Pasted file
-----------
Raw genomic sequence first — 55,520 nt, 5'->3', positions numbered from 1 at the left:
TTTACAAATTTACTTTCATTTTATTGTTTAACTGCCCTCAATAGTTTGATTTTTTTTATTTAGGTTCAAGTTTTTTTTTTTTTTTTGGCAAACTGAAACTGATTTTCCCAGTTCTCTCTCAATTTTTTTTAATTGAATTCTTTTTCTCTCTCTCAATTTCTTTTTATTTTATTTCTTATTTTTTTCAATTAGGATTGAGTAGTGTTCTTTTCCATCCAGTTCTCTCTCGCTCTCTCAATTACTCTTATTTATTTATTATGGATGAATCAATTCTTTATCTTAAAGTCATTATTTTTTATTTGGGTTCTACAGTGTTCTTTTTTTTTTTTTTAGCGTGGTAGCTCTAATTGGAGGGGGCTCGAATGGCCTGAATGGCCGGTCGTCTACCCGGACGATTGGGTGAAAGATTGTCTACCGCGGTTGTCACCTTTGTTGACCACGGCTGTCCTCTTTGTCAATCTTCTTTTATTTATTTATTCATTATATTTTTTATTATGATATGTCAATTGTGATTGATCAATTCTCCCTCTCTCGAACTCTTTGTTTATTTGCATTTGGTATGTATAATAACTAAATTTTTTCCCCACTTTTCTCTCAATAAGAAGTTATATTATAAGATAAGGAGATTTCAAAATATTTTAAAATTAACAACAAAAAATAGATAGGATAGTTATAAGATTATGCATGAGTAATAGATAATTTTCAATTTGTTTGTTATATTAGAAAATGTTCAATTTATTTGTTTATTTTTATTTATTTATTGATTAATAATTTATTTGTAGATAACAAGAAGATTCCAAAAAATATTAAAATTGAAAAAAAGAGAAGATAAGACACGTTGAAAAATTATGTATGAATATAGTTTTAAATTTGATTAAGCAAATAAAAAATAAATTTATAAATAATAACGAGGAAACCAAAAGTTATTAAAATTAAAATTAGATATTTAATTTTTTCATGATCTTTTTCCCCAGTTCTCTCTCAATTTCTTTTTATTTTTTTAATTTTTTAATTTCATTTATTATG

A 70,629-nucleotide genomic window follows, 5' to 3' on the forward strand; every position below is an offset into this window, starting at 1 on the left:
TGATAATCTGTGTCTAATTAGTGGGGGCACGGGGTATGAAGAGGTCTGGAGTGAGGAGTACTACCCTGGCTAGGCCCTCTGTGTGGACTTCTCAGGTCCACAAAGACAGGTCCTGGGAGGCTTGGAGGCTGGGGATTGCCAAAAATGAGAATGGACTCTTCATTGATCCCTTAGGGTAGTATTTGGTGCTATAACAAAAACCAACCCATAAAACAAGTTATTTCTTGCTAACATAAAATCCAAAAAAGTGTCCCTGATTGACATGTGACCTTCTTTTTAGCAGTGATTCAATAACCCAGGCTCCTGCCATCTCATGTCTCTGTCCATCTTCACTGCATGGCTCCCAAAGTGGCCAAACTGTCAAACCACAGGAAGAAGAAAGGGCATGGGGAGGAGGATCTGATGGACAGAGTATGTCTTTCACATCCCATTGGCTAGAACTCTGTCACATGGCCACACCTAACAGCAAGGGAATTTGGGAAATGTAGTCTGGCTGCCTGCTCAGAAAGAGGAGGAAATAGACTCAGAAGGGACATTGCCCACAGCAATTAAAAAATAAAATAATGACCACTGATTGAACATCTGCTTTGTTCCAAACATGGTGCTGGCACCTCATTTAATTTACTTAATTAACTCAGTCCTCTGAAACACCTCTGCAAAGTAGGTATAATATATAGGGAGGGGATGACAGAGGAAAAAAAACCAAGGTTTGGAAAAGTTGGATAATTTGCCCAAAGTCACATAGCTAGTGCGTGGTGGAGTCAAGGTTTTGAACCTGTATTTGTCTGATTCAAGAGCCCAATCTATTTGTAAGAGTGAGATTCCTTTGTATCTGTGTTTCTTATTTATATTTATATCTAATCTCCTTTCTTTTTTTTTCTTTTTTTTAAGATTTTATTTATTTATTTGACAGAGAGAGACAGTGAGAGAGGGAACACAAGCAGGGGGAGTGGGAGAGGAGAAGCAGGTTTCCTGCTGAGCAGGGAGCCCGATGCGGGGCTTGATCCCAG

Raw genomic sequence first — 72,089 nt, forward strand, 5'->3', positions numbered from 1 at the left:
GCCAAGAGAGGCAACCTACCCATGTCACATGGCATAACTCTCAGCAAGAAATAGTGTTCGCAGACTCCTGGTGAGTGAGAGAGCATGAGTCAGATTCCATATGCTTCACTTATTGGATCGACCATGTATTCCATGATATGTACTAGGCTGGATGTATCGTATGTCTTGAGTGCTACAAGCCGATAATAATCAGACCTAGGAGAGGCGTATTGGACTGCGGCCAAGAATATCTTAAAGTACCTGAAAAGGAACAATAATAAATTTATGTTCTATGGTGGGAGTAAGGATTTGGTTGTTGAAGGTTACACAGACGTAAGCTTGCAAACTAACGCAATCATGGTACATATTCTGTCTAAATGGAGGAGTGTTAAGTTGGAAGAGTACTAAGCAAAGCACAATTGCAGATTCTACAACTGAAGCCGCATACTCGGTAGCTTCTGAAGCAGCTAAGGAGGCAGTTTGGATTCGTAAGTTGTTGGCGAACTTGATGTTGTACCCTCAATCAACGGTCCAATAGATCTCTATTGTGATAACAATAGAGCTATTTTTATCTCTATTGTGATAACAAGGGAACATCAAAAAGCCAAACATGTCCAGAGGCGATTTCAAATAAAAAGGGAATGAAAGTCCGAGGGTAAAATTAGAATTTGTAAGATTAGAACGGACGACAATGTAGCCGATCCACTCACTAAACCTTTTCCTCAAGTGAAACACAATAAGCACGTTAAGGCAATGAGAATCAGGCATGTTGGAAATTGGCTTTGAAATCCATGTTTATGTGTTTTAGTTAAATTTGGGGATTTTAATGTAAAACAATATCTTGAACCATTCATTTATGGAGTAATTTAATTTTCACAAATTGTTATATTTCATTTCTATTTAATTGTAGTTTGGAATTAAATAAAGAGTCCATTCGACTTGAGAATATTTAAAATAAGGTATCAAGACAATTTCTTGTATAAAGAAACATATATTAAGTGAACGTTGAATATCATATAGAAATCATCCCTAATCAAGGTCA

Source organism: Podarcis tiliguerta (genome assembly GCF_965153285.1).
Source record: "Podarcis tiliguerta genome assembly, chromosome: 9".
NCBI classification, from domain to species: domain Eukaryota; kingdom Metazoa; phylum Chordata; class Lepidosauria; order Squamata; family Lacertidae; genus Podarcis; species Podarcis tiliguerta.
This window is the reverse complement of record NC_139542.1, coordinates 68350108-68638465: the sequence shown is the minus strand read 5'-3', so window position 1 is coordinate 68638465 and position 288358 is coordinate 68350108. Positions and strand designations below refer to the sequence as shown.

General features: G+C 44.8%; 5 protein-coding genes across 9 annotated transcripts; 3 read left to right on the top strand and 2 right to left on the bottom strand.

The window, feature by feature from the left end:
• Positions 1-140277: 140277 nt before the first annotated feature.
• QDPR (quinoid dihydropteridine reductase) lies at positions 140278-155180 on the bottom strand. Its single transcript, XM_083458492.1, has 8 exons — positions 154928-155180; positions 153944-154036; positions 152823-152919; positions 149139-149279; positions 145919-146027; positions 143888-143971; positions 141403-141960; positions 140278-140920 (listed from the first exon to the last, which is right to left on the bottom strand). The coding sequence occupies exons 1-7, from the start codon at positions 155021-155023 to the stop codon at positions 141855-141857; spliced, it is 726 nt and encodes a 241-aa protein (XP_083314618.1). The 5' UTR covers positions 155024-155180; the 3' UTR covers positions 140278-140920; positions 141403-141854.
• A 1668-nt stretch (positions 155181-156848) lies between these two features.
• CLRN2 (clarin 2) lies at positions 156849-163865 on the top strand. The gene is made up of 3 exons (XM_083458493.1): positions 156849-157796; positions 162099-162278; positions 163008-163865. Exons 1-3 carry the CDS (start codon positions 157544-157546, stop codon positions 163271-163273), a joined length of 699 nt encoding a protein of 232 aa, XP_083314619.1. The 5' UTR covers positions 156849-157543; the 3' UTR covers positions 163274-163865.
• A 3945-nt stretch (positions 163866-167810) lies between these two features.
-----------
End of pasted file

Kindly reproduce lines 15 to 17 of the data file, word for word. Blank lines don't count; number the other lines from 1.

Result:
• A 1668-nt stretch (positions 155181-156848) lies between these two features.
• CLRN2 (clarin 2) lies at positions 156849-163865 on the top strand. The gene is made up of 3 exons (XM_083458493.1): positions 156849-157796; positions 162099-162278; positions 163008-163865. Exons 1-3 carry the CDS (start codon positions 157544-157546, stop codon positions 163271-163273), a joined length of 699 nt encoding a protein of 232 aa, XP_083314619.1. The 5' UTR covers positions 156849-157543; the 3' UTR covers positions 163274-163865.
• A 3945-nt stretch (positions 163866-167810) lies between these two features.